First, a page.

What does a shipwreck off the Palos Verdes Peninsula in the 1960s have to do with Melville Jacoby's death across the Pacific during World War II?
A lot, if you knew the ship that sank was originally christened the S.S. Melville Jacoby.
That's the invitation my family received from the Walsh-Kaiser Company and the United States Maritime Commission for the 1944 launch of the Melville Jacoby. The ship was one of 2,710 liberty ships built during World War II to ferry supplies for the U.S. War effort.
A few years after the war, the ship was sold. Renamed a few times, it finally became known as the S.S. Dominator. It sailed under that name until one foggy night off the coast of Los Angeles. That night, fifty-one years ago today, the S.S. Dominator, née the S.S. Melville Jacoby, sunk off the Palos Verdes Peninsula. According to the Web site of the California Wreck Divers, the ship carried a cargo of beef and wheat from Vancouver, B.C. bound for the Port of Los Angeles, just around the bend from the point where the ship wrecked. Two days of crew and Coast Guard efforts to save the ship failed (and may have led to rescuers' shipwrecks as well), and the wreckage remains to this day.
Another Web site has an even more detailed description of the wreck and the salvage operation (if this topic interests you, do check out the epic word document about the shipwreck and salvage linked on that site). One artist even painted a great depiction of the wreckage and the beach.
Perhaps the most interesting consequence of the shipwreck is what LAist describes in a 2008 "LAistory" story, which also has a good description of the Dominator's demise and the salvage operation that followed. According to the LAist piece, thousands of tons of grain that spilled from the ship fed generations of lobster crawling across the wreckage (most likely because the porridge that emerged from the ship drew insects and other creatures that in turn attracted the lobster).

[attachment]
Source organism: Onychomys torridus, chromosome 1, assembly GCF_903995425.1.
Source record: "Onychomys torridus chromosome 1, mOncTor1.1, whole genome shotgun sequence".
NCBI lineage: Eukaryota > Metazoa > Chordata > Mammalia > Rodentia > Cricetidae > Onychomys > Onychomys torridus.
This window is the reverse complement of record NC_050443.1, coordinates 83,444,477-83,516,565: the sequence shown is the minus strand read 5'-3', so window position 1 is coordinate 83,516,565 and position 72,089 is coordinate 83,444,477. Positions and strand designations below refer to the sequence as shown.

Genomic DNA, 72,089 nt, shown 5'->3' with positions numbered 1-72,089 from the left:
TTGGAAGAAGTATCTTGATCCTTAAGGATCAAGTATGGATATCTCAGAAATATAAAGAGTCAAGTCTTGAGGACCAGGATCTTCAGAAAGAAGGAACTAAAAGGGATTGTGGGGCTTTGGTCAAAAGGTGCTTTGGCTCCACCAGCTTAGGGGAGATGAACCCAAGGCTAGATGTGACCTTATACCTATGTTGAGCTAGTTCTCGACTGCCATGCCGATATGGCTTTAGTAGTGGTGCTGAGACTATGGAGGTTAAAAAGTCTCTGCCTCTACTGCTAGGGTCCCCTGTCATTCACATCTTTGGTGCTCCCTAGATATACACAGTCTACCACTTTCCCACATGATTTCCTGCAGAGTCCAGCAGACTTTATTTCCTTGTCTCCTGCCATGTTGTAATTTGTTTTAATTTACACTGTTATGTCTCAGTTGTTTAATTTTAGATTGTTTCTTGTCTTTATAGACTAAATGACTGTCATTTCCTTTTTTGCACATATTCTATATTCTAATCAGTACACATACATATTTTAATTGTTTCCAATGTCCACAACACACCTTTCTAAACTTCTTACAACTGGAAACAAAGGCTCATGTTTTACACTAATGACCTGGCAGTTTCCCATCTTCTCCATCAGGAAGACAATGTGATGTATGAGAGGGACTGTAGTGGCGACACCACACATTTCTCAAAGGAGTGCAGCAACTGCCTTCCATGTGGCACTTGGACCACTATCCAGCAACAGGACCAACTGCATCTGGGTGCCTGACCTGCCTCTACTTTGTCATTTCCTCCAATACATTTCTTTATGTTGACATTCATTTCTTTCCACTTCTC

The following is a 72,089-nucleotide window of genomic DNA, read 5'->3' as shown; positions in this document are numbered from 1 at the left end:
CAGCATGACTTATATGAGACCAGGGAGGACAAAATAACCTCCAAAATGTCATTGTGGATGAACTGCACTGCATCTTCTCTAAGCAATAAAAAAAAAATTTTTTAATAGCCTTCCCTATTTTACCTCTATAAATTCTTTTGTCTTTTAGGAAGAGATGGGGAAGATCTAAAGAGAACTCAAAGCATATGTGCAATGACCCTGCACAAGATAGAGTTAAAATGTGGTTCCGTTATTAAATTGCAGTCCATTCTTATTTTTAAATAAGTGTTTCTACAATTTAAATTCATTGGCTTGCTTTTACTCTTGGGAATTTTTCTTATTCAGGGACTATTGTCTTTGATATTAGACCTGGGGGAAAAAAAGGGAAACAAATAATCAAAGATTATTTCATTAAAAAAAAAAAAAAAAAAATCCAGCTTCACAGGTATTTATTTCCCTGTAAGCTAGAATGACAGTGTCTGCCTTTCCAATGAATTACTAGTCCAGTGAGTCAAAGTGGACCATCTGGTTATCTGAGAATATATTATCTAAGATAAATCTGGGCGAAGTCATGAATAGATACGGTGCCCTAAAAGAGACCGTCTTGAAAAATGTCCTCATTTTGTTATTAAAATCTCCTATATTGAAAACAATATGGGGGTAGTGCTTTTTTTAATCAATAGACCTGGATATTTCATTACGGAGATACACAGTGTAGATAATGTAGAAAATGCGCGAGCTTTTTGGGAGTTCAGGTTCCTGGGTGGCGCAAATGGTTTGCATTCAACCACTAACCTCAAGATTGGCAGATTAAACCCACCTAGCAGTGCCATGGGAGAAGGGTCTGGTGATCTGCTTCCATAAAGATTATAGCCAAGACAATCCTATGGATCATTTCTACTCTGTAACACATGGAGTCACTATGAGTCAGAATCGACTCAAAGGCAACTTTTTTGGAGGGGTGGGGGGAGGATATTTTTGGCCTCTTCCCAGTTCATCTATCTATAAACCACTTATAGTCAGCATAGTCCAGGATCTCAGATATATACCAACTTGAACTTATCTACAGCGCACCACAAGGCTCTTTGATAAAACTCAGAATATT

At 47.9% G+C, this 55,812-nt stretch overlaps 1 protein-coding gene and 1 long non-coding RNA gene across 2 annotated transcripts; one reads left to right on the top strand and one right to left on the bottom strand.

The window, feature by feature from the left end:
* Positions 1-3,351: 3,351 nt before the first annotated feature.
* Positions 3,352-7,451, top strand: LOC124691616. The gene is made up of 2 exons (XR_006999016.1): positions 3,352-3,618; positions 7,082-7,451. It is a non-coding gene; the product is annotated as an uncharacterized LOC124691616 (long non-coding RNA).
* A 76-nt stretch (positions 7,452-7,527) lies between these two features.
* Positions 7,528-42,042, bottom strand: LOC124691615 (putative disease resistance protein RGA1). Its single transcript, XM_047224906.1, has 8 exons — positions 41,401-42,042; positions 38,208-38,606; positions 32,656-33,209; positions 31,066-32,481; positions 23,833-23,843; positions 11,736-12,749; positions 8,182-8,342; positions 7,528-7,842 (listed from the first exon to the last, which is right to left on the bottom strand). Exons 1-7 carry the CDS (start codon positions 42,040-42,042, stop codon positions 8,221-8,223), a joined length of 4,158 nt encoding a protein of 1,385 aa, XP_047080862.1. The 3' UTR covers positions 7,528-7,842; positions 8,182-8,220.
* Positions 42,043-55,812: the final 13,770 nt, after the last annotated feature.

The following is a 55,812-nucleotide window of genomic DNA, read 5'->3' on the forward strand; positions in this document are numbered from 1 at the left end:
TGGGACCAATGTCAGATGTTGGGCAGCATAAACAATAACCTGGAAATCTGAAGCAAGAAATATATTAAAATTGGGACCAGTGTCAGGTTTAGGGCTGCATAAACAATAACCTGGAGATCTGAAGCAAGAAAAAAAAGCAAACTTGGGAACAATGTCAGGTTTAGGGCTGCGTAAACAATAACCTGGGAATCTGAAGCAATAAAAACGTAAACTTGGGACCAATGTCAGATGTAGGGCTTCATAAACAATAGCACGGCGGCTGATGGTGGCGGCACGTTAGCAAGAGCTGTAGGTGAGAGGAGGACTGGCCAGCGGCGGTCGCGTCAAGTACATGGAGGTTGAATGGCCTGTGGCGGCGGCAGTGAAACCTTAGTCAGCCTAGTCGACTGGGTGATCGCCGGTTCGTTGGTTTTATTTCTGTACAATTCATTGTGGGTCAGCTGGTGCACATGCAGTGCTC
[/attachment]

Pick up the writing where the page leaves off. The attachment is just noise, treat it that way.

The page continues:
Of course, all of this is only tangentially related to Melville Jacoby's already fascinating story. I think, though, with the tragedy and sadness that comes with the death of such a young man, it's encouraging that this ship became a fixture for Southern California residents and visitors. Sure, it wasn't the greatest news that the ship named after him eventually sank, but there's some poetry in the fact it gave root to a marine ecosystem. In a way, it's a reminder that some aspects of Mel's legacy persist in new ways.
Jackee, my great aunt, reminded me about the ship this weekend. Since she lives in the L.A. area, she was able to pick up a piece of the wreckage after the shipwreck. She still has it, though she's not certain what part of the boat it came from. The twisted piece of metal now graces her yard, as you can see here.
Though shipwrecks aren't particularly positive affairs, there's something about this thread of the Melville Jacoby story that heartens me. It helps that nobody died in the shipwreck. Sure, naming a ship doesn't bring back a lost loved one. Nor does the random debris from that ship's destruction. But meaning is so individually defined that it's no less poetic that this tribute to Mel found its way back to his family.
Moreover, it now appears that the ship's wreckage is a popular hiking destination for Angelenos.
Hey, perhaps you'll get a chance to see the remains of the S.S. Melville Jacoby yourself. Two people willing to back my project at my top tier -- $10,000 -- will get a custom train trip and tour of the Los Angeles sites of significance to Melville Jacoby's life. I'd be happy to lead you on a hike down to the wreckage as part of that visit. Perhaps we'll later dine on some Palos Verdes lobster! And though support at that level will definitely be welcome, any backing, even a few dollars, is thrilling, and I look forward to keeping you up to date on this project.
Special thanks to Marc V. Nessen, who first brought the S.S. Melville Jacoby to my attention in a comment on my Web site a couple years ago.